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A History of the United States by Cecil Chesterton

With teetotalism and similar fads


For

Mr. Wilson had been in office but a little over a year when Prussia, using Austria as an instrument and Serbia as an excuse, forced an aggressive war on the whole of Europe. The sympathies of most Americans were with the Western Allies, especially with France, for which country the United States had always felt a sort of spiritual cousinship. England was, as she had always been, less trusted, but in this instance, especially when Prussia opened the war with a criminal attack upon the little neutral nation of Belgium, it was generally conceded that she was in the right. Dissentients there were, especially among the large German or German-descended population of the Middle West, and the Prussian Government spent money like water to further a German propaganda in the States. But the mass of American opinion was decidedly favourable to the cause of those who were at war with the German Empire. Yet it was at that time equally decided and much more unanimous against American intervention in the European quarrel.

The real nature of this attitude was not grasped in England, and the resultant misunderstanding led to criticisms and recriminations which everyone now regrets. The fact is that the Americans had very good reason for disliking the idea of being drawn into the awful whirlpool in which Europe seemed to be perishing. It was not cowardice that held her back: her sons had done enough during the four terrible years of civil conflict in which her

whole manhood was involved to repel that charge for ever. Rather was it a realistic memory of what such war means that made the new America eager to keep the peace as long as it might. There was observable, it is true, a certain amount of rather silly Pacifist sentiment, especially in those circles which the Russians speak of as "Intelligenzia," and Americans as "high-brow." It went, as it usually goes, though the logical connection is not obvious, with teetotalism and similar fads. All these fads were peculiarly rampant in the United States in the period immediately preceding the war, when half the States went "dry," and some cities passed what seems to us quite lunatic laws--prohibiting cigarette-smoking and creating a special female police force of "flirt-catchers." The whole thing is part, one may suppose, of the deliquescence of the Puritan tradition in morals, and will probably not endure. So far as such doctrinaire Pacifism is concerned, it seems to have dissolved at the first sound of an American shot. But the instinct which made the great body of sensible and patriotic Americans, especially in the West, resolved to keep out of the war, so long as their own interests and honour were not threatened, was of a much more solid and respectable kind. Undoubtedly most Americans thought that the Allies were in the right; but if every nation intervened in every war where it thought one or other side in the right, every war must become universal. The Republic was not pledged, like this country, to enforce respect for Belgian neutrality; she was not, like England, directly threatened by the Prussian menace. Indirectly threatened she was, for a German victory would certainly have been followed by an attempt to realize well-understood German ambitions in South America. But most Americans were against meeting trouble halfway.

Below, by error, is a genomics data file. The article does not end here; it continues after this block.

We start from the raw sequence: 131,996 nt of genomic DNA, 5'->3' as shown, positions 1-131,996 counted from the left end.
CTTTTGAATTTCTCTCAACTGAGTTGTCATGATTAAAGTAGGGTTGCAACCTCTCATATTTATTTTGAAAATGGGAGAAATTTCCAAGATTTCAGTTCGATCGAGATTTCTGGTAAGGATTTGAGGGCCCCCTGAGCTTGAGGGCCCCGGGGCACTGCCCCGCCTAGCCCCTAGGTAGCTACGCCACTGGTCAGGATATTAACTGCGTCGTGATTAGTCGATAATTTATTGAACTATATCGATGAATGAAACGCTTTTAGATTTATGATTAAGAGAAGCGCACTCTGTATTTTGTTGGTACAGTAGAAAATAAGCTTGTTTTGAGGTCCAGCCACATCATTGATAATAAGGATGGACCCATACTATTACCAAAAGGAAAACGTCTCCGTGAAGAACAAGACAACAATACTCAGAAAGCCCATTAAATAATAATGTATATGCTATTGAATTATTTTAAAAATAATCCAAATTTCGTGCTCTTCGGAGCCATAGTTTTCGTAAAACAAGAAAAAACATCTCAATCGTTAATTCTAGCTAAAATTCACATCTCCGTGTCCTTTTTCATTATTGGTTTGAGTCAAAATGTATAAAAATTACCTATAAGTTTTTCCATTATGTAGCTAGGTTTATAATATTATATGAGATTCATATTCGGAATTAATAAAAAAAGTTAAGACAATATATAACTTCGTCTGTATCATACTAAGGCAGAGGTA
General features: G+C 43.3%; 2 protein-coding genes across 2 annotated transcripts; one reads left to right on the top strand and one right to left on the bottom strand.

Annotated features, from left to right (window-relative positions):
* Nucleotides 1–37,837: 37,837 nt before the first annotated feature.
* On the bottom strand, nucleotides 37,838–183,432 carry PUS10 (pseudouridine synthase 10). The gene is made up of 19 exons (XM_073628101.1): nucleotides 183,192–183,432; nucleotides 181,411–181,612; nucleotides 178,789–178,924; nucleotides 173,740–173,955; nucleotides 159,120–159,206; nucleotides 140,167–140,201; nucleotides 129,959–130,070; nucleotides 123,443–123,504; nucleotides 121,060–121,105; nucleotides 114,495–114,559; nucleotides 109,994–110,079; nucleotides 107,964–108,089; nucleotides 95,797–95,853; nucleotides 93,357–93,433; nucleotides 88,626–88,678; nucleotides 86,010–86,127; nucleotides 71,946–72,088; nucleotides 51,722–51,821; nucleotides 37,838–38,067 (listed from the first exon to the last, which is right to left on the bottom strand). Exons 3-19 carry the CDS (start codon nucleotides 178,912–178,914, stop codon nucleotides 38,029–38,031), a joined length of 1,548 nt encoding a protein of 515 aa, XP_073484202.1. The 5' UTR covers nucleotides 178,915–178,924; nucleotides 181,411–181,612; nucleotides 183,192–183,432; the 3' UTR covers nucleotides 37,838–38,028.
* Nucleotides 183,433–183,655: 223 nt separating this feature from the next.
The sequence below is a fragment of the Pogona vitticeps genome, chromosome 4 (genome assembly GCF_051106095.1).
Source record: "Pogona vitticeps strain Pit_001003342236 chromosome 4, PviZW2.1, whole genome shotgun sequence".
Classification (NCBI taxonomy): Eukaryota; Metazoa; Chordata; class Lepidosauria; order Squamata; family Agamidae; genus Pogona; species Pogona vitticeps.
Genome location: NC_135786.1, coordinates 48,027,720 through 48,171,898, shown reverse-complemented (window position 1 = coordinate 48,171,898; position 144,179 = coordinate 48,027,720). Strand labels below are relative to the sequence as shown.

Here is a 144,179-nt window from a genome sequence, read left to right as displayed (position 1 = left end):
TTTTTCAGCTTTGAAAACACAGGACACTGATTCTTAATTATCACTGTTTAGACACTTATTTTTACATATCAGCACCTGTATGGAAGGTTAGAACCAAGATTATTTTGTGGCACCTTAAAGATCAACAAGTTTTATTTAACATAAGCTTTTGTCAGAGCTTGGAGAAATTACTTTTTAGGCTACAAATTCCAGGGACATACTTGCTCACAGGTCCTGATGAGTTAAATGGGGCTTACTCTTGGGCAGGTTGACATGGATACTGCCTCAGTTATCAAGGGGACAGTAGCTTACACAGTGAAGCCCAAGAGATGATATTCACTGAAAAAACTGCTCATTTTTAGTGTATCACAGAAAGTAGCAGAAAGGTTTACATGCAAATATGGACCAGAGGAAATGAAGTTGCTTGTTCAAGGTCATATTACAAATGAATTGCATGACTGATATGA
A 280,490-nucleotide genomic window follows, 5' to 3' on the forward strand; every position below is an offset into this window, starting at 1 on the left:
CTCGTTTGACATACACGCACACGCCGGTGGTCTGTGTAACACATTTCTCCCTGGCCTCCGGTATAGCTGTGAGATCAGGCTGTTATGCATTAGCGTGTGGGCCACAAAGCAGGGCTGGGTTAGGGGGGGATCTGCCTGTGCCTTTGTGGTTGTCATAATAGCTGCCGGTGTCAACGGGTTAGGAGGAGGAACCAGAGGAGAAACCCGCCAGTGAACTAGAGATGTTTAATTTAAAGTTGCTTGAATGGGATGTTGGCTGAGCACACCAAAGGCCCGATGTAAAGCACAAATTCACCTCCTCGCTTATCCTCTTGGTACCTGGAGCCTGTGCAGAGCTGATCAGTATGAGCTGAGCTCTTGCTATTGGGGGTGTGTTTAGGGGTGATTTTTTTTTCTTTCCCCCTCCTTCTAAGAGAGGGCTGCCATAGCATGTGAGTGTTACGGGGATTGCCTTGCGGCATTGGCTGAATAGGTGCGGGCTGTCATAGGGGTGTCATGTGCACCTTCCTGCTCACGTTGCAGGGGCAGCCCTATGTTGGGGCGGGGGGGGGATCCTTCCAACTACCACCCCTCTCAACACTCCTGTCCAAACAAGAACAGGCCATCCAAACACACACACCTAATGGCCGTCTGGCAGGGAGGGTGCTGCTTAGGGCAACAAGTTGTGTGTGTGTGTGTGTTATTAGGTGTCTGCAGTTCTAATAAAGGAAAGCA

Such was the temper of the nation. The President carefully conformed to it, while at the same time guiding and enlightening it. For nearly two years he kept his country out of the war. The task was no easy one. He was assailed


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